earth day

earth day

Guest blog by Vittoria Totaro

Happy Earth Day! To all our friends and family and everyone beyond, we hope you are doing well during this crazy time.

Speaking of this crazy time, a lot of us are on lock down in our homes, some with work, some without. While it certainly is a stressful time, it has provided us with ample opportunity to reflect on how we choose to live on the Earth and regard Mother Nature. I have been doing a lot of thinking about how to tread lightly, reduce my carbon footprint, and think about how I can contribute to the solution rather than be part of the problem.

Those of us living in the southwest are uniquely suited to help combat climate change on a macro scale. These states have the highest number of full-sun days, meaning that we have the potential to become the epicenter of the solar movement. It is also windy as heck where the flatlands meet the mountains, which is another opportunity for wind power.

On a micro scale, our efforts to become part of the solution look a little different. Becoming vegan, or eating as little meat as possible can exponentially reduce your carbon footprint. If you do eat meat, try to make sure it is high quality and as local as possible. Remember, not only is eating vegetables good for the planet, but it’s good for YOU too! I personally still eat meat every once in a while, but never more than once per week—pretty much when I go to my parents’ house for dinner.

Drive less! It is a difficult thing to achieve if you live in a pretty rural area like I do, but one thing I have found in this past month is that it is possible to work remotely, at least some of the time if not all of the time. When you do drive, try to carpool. Or, if your town isn’t bike friendly, try to talk to your local government(s) about putting in an accessible bike path. When you go do the great outdoors for some adventuring, see if your friends want to ride with you. Taking one less car out there makes a huge difference!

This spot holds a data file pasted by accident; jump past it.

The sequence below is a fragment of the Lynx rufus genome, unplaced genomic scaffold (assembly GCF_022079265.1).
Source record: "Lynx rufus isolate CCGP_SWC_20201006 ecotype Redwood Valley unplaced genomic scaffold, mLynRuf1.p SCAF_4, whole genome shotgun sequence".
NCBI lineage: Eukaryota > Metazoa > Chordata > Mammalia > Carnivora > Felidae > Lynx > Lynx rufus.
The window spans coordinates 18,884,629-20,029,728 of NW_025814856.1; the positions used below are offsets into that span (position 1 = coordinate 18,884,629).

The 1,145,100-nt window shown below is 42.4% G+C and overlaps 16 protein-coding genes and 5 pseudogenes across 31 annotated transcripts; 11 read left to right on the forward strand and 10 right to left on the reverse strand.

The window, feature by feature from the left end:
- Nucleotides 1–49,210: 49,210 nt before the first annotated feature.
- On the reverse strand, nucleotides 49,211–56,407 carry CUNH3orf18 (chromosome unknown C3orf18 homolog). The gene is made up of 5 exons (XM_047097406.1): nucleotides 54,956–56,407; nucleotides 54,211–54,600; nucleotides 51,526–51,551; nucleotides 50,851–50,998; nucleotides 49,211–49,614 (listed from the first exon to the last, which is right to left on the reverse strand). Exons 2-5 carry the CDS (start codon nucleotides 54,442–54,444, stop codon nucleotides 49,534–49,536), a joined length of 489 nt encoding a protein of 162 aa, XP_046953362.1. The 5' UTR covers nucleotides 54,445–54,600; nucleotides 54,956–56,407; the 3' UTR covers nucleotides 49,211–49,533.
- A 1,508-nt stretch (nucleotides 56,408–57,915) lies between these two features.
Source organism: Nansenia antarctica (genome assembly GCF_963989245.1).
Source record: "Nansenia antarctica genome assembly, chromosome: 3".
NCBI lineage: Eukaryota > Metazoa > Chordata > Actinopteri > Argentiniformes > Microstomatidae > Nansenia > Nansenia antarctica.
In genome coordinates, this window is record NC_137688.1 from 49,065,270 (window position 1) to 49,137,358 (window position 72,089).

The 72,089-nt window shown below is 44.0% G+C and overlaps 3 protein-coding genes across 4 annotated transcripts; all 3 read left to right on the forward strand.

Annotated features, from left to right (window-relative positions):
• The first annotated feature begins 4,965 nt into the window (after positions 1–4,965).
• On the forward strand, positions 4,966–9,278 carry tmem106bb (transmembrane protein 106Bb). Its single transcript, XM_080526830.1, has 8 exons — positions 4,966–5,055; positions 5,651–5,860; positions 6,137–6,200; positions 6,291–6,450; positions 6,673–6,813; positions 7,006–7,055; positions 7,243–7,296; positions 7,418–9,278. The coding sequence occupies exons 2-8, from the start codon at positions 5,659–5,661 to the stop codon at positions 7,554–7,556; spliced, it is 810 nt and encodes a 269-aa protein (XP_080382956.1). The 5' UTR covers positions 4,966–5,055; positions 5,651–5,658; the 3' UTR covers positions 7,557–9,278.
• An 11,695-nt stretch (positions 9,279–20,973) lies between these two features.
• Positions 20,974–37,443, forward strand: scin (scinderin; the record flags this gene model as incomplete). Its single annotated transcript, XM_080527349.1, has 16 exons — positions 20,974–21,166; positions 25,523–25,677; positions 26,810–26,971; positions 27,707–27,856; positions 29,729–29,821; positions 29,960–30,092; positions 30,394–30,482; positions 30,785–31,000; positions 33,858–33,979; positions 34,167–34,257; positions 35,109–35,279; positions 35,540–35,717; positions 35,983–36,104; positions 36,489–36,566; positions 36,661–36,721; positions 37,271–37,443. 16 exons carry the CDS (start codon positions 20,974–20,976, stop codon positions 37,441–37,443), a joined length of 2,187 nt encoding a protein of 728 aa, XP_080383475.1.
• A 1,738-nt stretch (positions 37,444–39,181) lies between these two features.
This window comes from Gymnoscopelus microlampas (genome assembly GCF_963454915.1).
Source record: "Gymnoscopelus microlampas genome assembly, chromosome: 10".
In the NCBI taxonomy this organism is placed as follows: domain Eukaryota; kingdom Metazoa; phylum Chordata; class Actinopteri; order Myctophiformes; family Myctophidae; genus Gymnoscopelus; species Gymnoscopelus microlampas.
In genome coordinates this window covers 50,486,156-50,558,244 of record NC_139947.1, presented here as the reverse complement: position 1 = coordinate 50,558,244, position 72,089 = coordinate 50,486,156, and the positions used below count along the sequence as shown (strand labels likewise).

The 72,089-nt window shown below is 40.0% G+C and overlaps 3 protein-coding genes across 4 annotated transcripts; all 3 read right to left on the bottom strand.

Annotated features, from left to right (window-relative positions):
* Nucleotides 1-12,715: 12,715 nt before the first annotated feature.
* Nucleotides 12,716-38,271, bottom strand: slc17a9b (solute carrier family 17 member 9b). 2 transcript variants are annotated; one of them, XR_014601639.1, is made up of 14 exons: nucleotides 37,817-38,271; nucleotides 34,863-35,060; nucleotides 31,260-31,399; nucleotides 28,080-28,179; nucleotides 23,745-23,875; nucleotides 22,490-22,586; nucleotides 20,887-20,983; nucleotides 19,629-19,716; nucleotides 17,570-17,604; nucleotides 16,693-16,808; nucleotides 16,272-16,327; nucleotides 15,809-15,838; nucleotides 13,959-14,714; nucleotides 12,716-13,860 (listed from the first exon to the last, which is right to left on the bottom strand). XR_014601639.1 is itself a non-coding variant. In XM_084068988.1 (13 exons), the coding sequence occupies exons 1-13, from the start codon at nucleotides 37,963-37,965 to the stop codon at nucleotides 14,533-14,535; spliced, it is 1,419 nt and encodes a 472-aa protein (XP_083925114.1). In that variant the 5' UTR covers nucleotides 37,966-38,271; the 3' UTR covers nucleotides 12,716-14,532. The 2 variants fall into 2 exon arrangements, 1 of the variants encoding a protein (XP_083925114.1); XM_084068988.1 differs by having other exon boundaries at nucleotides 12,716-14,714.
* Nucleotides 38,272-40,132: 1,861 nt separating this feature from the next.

Do everything we can to preserve natural wildlife and wilderness areas. This is a tough one because oil and gas drilling yields a whole lot of tax revenue for oil rich states, but wilderness has benefits beyond habitat for wildlife and giving us a space to explore the outdoors. Wilderness is what scientists call a carbon sink, meaning that it draws down carbon from the atmosphere. The less wilderness and wild space we have, the less carbon drawdown. Work with your local and state governments to make sure that preservation of land is part of their plan for combatting climate change.

And finally, the last best thing you can do is either support your local Community Supported Agriculture (CSA) project, or grow some of your own food. Industrial agriculture has wreaked havoc on the fertile land of our country, especially in the southwest. While you might wonder how to possibly grow anything in the arid conditions in the southwest, our Native friends have been doing it for centuries (if not millennia). Ask them for their advice, or better yet, pay them for it! They know how to work with the local flora to be able to live off the land. Nothing like weaving in a little social justice with climate justice!

Anyway, I hope this post sparked a couple of ideas for you. There are so many things we can do, if even just in our own homes or the way we live our lives. From the bottom of my heart I wish you health and happiness on this Earth Day. Go have fun in nature wherever you are, and PLANT SOME THINGS 

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